|July 30, 2007
Garment factory Ramatex closes three units
Environmental concerns over operations at Ramatex have been given as the main reason behind the closure of three units at the Malaysian-owned garment factory in Windhoek. The Namibia Food and Allied Workers' Union (Nafau) held an urgent meeting with Ramatex after The Namibian had reported that the company had planned to take machinery from the units out of the country. After the meeting, Nafau General Secretary Kiros Sackarias said the company had assured the union that they were not planning to shut up shop and withdraw from Namibia. According to Sackarias, about 240 workers had been affected by the closure of the three departments, adding that these workers were all moved to the sewing department in the company's Flamingo Garments factory. A sudden departure by Ramatex has been a long-standing fear among workers, most recently fuelled in May 2006 by the company's failed proposal to Government to buy out the Windhoek factory. "They assured us that there would be no loss of jobs," Sackarias told The Namibian about the latest developments. He added that the company attributed the recent closure of its spinning, knitting and dyeing factories to environmental concerns from the City of Windhoek.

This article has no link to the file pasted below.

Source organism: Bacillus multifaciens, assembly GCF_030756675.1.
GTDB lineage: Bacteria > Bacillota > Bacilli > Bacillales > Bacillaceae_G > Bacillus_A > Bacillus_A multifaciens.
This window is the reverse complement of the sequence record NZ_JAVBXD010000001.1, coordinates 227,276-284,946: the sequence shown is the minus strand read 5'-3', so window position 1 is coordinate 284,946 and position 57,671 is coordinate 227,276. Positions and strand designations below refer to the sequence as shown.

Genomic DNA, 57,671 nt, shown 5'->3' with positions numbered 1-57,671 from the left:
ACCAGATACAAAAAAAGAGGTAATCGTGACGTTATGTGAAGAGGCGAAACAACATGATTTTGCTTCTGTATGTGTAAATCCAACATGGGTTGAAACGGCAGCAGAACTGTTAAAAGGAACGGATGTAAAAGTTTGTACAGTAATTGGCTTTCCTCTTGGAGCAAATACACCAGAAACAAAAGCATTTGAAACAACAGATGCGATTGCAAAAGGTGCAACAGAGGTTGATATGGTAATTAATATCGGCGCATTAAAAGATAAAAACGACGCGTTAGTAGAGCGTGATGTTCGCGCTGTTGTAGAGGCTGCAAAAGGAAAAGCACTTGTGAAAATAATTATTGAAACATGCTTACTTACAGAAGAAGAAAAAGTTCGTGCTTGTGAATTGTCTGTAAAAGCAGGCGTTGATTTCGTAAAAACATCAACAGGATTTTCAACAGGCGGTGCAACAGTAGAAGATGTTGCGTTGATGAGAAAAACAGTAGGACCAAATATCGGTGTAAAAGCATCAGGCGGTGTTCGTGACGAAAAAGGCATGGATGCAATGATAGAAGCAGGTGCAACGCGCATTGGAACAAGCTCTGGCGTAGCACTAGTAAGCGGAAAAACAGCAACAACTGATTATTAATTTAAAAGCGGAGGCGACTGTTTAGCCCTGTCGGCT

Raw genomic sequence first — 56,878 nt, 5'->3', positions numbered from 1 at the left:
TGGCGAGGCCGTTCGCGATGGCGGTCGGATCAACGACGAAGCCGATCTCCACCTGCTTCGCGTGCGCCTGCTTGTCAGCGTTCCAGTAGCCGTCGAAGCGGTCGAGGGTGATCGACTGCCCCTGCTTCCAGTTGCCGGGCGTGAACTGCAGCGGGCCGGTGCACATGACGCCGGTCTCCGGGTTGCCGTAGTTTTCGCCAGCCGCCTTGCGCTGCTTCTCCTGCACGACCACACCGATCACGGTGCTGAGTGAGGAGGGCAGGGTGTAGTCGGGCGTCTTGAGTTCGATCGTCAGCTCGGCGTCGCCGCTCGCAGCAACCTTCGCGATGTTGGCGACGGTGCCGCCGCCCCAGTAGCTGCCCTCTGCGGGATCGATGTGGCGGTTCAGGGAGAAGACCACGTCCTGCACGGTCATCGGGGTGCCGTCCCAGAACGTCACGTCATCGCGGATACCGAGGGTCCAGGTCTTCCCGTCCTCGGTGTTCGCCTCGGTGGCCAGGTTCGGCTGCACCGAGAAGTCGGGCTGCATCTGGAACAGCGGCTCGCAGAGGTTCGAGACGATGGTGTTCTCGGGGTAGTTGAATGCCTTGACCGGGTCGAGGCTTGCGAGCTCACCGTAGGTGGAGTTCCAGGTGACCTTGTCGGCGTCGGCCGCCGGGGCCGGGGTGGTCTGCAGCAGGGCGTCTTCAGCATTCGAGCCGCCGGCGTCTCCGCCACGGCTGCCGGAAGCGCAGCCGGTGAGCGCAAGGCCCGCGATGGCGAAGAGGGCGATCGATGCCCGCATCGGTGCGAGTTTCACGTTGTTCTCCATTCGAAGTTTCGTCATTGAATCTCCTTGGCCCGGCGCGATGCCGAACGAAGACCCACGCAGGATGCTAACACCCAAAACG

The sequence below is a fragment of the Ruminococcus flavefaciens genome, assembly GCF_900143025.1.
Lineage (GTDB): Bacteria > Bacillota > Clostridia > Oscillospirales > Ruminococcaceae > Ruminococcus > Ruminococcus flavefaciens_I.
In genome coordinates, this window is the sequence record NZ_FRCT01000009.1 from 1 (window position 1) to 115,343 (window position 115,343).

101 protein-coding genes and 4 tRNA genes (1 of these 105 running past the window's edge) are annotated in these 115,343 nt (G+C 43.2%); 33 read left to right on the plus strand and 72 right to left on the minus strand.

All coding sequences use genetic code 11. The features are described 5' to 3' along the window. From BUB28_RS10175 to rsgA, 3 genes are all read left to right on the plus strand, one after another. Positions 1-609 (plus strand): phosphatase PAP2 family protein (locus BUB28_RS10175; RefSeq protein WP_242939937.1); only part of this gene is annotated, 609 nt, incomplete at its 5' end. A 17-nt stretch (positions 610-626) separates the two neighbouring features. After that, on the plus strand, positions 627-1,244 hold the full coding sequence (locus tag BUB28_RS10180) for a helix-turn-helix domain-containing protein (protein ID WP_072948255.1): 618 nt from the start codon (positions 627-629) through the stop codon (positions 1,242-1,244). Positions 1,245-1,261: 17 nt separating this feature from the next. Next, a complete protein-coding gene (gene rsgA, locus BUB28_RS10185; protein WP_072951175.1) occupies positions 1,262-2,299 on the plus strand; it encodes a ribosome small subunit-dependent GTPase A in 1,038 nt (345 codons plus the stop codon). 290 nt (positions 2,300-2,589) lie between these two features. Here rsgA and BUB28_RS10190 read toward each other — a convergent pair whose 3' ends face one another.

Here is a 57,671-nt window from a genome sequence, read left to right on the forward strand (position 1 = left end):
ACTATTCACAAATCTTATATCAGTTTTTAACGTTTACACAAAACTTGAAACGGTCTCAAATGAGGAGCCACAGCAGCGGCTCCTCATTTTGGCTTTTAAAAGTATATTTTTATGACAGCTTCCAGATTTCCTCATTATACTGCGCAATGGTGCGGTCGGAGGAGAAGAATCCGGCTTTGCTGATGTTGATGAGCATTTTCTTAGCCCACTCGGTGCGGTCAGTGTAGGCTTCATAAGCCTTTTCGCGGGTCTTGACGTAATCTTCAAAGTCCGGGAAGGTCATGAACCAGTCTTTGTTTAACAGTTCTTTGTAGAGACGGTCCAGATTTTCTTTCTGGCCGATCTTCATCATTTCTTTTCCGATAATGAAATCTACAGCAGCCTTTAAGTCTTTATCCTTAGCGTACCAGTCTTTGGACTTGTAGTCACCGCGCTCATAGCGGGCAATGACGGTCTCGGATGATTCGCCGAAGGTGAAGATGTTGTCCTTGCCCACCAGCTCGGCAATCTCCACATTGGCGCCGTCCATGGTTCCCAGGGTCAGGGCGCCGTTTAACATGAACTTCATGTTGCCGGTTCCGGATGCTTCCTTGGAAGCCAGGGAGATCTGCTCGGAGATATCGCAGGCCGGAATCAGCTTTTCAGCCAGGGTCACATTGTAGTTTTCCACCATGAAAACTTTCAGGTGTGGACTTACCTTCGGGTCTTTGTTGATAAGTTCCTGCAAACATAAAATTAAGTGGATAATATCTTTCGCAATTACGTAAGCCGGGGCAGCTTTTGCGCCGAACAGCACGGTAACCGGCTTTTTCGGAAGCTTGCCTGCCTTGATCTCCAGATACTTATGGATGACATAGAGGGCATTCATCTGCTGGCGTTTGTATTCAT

Ramatex uses large evaporation ponds to store wastewater, but according to a 2004 report by an independent engineering company, not enough water was evaporating from these. This apparently led to the ponds overflowing on several occasions, mixing with water from streams that run towards the Goreangab Dam. Katoma has assured residents that the City of Windhoek does not extract drinking water from this area at all. In September 2006, City of Windhoek Communications Manager Ndangi Katoma confirmed there had been groundwater pollution in the area surrounding the Ramatex factory.
Neither Ramatex itself, nor the Ministry of Trade and Information, have so far commented on what is happening at the factory, although both confirmed that "there are quite a number of things happening".
(The Namibian, Windhoek)